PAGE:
Japanese yen – The Ministry of Finance revealed that it sold ¥692.5 trillion to stem the rise in its currency after the earthquake sparked fears that domestic investors would repatriate funds and force up its value. The number matches estimates made at the time of the intervention and equates to $8.4 billion, although the data likely excludes coordinated efforts by fellow central bankers. Data released on Thursday continued to show a recovery in February and ahead of the tsunami disaster that crippled the Japanese economy. Housing starts and construction orders rose sharply while even supermarket sales rose as deflationary pressures eased. The Nomura JMMA manufacturing PMI reading for March understandably relapsed in to contraction territory. The yen is gaining after a weaker start against the greenback and currently trades at ¥82.73.

Aussie dollar – It didn’t take much to propel the Aussie to a further record high against the dollar with the catalyst a stronger than forecast retail sales report for February as shoppers replaced items lost or damaged during the floods. Sales grew by 0.5% building on a 0.4% gain the previous month driving the Aussie to as high as $1.0361. A report also showed a 0.5% monthly increase in private sector credit lifting the volume of loans by 3.4% over one year ago. However, there was less reason to follow-through after data showed a slide in building approvals of 7.4% in February.

Canadian dollar – The pleasurable flight of the loonie was rudely interrupted ahead of a January GDP report that saw the Canadian dollar breach its midweek peak only to fall back to $1.0304. The growth report is due out shortly and is expected to match the strongest pace of growth in 10-months.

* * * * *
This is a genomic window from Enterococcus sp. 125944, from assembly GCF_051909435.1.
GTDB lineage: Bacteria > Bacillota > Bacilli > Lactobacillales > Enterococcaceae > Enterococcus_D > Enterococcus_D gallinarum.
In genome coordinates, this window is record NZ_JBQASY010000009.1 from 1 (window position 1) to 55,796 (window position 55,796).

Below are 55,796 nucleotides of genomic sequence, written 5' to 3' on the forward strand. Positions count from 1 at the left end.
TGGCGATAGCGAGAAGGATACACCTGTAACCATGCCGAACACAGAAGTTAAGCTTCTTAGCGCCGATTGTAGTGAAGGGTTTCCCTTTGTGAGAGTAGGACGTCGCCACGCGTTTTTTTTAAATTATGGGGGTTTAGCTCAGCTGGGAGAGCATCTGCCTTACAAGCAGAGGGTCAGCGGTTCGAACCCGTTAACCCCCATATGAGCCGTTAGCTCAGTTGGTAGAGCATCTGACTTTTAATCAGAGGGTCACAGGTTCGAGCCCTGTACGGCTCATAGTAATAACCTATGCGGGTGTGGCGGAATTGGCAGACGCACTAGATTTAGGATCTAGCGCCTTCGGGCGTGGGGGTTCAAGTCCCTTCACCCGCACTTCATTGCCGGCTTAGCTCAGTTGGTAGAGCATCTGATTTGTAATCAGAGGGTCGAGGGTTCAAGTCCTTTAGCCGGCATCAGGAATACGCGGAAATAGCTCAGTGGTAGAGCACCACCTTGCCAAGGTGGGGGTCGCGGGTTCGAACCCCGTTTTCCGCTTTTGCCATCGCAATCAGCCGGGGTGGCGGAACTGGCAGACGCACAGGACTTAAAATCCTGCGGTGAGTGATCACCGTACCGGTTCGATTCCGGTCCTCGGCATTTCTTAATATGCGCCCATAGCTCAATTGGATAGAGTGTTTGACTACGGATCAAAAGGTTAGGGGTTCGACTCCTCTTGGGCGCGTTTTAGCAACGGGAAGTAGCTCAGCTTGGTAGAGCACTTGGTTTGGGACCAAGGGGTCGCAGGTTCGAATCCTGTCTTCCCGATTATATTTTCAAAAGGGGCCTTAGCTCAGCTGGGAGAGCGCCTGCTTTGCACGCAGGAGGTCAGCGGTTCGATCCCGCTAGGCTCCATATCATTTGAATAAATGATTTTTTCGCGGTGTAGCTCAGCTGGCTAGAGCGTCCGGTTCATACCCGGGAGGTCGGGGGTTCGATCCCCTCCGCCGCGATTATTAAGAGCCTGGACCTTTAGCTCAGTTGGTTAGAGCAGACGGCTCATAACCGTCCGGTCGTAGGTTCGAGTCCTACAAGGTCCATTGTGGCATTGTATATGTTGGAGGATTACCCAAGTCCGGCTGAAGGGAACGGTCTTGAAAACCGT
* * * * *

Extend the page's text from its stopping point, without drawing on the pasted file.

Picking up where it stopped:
Andrew Wilkinson is a Senior Market Analyst at Interactive Brokers LLC

Note: The material presented in this commentary is provided for informational purposes only and is based upon information that is considered to be reliable. However, neither Interactive Brokers LLC nor its affiliates warrant its completeness, accuracy or adequacy and it should not be relied upon as such. Neither IB nor its affiliates are responsible for any errors or omissions or for results obtained from the use of this information. Past performance is not necessarily indicative of future results.

About the Author
Andrew Wilkinson

Andrew is a seasoned trader and commentator of global financial markets. He worked for several London-based banks trading cash and derivatives before moving to the U.S. to attend graduate school. Andrew re-joins Interactive Brokers following a two-year stretch at a major Wall Street broker-dealer as their Chief Economic Strategist. His coverage of stocks, options, futures, forex and bonds regularly surfaces in global media, and over the last several years Andrew has made many TV appearances on Bloomberg, BBC, CNBC and BNN and Yahoo Finance.